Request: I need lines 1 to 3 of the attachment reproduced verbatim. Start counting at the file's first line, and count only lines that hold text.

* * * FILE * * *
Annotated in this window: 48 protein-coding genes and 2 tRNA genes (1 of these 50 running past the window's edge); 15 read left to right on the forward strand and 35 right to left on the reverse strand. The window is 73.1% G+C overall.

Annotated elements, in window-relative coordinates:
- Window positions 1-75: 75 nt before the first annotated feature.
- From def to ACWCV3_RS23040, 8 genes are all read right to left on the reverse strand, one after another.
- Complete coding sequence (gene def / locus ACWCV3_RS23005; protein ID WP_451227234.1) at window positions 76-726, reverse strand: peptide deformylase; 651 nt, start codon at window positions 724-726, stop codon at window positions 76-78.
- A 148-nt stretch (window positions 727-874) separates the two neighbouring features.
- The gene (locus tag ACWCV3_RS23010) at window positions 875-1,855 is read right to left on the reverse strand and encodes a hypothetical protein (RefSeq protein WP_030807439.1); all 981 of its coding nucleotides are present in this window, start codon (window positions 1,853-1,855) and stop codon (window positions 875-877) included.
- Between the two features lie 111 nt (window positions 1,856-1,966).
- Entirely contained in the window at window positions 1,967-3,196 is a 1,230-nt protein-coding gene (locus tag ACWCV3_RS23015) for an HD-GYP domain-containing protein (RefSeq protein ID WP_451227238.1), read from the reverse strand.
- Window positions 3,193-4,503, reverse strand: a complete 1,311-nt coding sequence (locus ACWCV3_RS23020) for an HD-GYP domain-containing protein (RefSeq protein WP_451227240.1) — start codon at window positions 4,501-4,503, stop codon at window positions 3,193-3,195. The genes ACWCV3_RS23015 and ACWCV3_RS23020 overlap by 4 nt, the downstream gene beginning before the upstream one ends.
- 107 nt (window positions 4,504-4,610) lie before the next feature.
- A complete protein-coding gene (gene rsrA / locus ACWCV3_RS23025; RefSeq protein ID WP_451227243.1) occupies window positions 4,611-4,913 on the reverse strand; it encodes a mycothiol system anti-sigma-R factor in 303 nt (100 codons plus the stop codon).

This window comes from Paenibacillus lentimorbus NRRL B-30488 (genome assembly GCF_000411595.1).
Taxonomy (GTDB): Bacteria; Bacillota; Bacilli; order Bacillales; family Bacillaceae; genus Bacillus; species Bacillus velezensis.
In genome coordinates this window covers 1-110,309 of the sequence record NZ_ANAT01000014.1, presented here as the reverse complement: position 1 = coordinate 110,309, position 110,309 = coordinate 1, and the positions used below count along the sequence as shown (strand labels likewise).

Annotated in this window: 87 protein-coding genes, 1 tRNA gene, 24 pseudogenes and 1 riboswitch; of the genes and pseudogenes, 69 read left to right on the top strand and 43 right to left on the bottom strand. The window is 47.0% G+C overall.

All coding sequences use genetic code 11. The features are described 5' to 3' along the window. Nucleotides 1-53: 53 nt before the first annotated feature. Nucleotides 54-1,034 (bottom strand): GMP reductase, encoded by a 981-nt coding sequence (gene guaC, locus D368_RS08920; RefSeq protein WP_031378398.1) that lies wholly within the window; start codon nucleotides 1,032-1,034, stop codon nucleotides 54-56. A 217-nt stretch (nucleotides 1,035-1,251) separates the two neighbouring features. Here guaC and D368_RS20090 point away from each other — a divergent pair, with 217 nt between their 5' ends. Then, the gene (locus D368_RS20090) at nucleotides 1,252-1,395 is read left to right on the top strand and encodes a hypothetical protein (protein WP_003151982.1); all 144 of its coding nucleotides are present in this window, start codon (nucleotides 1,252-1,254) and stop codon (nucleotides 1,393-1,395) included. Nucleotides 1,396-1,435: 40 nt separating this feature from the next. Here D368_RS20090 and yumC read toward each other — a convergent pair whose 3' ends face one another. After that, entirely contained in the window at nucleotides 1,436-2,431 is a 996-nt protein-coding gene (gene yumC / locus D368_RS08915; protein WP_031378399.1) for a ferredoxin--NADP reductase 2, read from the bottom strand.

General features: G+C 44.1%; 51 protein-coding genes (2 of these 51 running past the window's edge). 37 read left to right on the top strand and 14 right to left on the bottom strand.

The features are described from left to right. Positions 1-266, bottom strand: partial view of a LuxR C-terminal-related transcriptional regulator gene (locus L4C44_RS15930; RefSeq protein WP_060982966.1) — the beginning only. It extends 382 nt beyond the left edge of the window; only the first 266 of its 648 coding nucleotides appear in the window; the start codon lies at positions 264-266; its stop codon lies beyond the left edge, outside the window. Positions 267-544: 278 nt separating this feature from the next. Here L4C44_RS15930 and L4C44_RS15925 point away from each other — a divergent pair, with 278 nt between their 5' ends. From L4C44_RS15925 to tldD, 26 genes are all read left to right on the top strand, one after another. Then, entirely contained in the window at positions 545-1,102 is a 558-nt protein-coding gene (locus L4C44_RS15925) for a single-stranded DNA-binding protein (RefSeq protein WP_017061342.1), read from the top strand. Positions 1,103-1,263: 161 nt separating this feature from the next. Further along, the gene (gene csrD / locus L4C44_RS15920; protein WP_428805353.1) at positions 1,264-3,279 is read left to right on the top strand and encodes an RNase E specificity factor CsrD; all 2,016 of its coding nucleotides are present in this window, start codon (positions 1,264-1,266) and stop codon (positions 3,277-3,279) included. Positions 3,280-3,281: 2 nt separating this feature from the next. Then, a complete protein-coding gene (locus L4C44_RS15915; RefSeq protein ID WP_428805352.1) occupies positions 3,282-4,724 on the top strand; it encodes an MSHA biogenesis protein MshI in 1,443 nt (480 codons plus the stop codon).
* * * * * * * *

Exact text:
Annotated in this window: 48 protein-coding genes and 2 tRNA genes (1 of these 50 running past the window's edge); 15 read left to right on the forward strand and 35 right to left on the reverse strand. The window is 73.1% G+C overall.

Annotated elements, in window-relative coordinates:
- Window positions 1-75: 75 nt before the first annotated feature.